Elise is ordering pizza and eating in tonight

For early attempts they aren't bad, but I intend to make the next batch even better!


Monday, December 15, 2008

More links for doll photography tips

Recently I referred my readers to a very good article on doll photography, and promised more links and pictures in future installments. Since I'm not quite ready yet with new pictures, here are the promised links.

On there is a fantastic four-part series of articles on doll photography:

Doll Photography Part I This article aids you in choosing a camera that will take good photographs of dolls. One of the cameras she suggests is a Nikon Coolpix, which I've been using myself (until I caught the doll photography bug, that is). I like the camera very much, and I think it's one of the best point-and-shoot cameras you can get, but it doesn't always pick up the detail as cleanly as I would like — and I am constantly having trouble with the color balance.

Doll Photography Part II This article discusses the camera requirements for taking close-ups of your dolls. The article claims that most digital cameras can handle this, but I've personally found that my point-and-shoot cameras tend to bleach out my dolls with the flash and/or screw up the color balance on the macro (flower symbol) setting. It is still possible to get a good picture, but you may have to take a lot of shots and upload them all onto your computer in order to find the best one.

I've started practicing a little with my husband's professional-grade Canon digital camera (a gift from his brother), and so far it seems much better than a point-and-shoot. There are a lot of settings to learn how to use, though, so it's not for the technologically clueless!

Doll Photography Part III This installment gives a lot of good advice about lighting, backgrounds, and focus. This is much more advanced advice, and will make more sense as you become more experienced at photographing your dolls.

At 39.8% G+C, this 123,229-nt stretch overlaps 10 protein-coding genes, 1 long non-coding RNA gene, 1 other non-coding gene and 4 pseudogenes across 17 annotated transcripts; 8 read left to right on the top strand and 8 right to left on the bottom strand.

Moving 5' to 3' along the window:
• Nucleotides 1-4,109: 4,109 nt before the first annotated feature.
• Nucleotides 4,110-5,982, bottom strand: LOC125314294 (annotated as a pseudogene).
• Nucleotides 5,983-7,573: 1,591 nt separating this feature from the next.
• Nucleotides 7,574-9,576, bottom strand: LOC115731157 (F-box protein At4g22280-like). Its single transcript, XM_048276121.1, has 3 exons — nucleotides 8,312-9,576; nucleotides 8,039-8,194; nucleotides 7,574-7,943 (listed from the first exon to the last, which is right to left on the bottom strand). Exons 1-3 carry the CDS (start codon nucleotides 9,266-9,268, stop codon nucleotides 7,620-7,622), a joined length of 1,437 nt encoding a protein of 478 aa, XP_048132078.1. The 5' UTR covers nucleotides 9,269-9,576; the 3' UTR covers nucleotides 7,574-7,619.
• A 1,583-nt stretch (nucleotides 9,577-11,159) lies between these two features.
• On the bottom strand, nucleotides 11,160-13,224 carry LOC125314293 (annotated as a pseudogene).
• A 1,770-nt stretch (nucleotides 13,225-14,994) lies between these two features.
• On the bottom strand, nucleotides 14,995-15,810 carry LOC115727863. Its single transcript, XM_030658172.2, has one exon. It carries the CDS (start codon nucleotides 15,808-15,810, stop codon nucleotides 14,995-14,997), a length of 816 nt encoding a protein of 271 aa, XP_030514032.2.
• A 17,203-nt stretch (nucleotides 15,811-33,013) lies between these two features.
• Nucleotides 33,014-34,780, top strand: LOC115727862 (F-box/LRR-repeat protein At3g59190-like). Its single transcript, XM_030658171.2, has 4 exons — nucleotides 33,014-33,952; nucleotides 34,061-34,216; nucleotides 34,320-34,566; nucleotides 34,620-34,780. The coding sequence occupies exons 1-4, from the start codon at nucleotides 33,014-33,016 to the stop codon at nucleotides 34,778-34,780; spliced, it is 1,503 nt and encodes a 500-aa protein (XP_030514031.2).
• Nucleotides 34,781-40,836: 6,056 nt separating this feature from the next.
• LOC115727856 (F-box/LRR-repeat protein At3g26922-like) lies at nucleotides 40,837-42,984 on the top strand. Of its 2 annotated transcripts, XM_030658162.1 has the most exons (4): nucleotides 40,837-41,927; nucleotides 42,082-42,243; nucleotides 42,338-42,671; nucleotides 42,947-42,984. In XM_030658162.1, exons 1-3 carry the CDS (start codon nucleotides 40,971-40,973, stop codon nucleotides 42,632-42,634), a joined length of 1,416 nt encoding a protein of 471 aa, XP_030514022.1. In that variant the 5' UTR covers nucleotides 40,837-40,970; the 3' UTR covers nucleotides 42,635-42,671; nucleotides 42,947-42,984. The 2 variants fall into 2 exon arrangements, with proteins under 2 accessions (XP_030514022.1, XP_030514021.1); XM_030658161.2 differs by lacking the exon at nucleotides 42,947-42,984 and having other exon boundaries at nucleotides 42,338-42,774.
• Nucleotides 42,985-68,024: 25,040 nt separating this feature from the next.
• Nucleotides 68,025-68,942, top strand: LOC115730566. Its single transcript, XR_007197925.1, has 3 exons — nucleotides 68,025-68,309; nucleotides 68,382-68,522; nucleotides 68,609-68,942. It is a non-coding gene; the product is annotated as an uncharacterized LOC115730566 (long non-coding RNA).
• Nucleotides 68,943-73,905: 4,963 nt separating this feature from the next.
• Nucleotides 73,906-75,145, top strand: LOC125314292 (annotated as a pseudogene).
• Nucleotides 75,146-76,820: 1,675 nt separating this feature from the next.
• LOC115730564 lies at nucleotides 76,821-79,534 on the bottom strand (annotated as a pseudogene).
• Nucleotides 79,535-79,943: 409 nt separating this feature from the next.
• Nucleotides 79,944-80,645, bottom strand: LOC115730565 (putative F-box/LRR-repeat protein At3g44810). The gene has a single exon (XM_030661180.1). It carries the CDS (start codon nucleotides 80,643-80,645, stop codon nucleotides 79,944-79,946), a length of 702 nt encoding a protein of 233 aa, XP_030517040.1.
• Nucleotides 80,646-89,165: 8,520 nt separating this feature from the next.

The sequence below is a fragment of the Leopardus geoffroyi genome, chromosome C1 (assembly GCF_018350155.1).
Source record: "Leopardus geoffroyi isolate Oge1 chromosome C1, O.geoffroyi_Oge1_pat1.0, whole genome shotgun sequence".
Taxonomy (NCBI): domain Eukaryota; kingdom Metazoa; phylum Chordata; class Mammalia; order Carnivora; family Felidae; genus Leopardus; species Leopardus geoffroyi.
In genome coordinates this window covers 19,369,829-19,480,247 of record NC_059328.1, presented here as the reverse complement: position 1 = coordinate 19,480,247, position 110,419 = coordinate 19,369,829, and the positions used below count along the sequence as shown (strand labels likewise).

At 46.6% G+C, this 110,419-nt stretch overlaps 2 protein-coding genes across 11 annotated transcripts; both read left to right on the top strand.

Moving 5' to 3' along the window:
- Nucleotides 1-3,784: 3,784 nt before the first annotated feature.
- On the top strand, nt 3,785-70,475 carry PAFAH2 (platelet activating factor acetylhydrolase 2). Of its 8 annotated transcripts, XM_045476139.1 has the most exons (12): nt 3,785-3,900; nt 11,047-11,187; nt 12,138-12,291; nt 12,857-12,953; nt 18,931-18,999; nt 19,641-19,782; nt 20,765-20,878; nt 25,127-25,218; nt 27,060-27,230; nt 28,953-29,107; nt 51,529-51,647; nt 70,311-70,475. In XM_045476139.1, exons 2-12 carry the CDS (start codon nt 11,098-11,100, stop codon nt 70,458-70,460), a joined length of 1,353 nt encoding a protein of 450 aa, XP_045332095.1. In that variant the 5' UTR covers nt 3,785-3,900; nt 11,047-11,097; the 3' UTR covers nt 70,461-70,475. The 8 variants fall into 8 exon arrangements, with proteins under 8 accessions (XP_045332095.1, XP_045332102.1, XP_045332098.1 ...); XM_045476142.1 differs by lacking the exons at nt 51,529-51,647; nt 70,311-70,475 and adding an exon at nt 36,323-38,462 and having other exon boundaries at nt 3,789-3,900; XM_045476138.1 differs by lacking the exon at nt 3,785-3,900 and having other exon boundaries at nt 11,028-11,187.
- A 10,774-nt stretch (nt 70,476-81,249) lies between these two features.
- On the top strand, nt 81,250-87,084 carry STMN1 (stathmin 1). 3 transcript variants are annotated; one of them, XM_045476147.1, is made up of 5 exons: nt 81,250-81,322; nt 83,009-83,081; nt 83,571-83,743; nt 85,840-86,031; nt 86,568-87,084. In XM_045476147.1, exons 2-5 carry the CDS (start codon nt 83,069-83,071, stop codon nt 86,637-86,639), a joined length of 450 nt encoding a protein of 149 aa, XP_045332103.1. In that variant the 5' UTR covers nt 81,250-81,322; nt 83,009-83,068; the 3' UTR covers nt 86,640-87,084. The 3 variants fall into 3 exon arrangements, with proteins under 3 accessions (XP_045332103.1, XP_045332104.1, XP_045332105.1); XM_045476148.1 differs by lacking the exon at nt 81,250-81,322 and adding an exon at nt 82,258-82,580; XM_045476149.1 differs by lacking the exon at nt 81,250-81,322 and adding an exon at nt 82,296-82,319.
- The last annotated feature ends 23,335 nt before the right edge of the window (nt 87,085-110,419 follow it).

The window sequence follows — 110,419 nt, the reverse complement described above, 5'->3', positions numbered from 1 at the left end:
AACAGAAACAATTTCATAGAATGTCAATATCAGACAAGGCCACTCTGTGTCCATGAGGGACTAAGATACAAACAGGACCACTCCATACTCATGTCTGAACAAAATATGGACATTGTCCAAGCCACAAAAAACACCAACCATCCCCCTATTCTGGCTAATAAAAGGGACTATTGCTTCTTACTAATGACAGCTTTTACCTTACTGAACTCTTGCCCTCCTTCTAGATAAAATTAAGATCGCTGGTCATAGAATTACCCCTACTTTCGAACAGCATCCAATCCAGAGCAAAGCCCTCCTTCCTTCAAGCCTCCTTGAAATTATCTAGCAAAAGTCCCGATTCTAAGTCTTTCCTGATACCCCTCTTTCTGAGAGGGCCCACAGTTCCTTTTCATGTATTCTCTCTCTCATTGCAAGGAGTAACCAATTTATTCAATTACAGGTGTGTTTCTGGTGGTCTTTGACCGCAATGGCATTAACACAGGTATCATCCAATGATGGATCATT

Doll Photography Part IV Even the best cameras may require you to edit your photos a little bit, in order to restore the proper color (white balance) of the doll. The final article reviews a couple of major photo editing programs. I personally use Adobe Photoshop, but as the author of these articles notes, the software is pretty expensive. If you can't afford pricey photo editing software, you can always use Google Picasa for free.

Well, back to practicing with the new digital camera. I'll post some pictures soon so that you can see how I'm doing!


Saturday, December 13, 2008

Doll photography plans

After writing my last post about quick tips for doll photography, I became inspired to try to take better doll photographs.

Actually, technically what happened is I became even more dissatisfied with the photographs I've been taking. Many of the shots I take don't come out, and even the ones that do show considerably less detail than I'd like — particularly on my smaller dolls.

I have a few other articles that I want to blog about, with tips on doll photography. I'll post those links in the next day or two. In the meantime, I am going to learn how to use the professional-grade camera that my brother-in-law (an amateur photographer) gave my husband this summer. It has manual settings and a zoom lens that screws onto the front of the camera — very nice for taking detailed close-ups!

I'll blog again when I have new photos to share!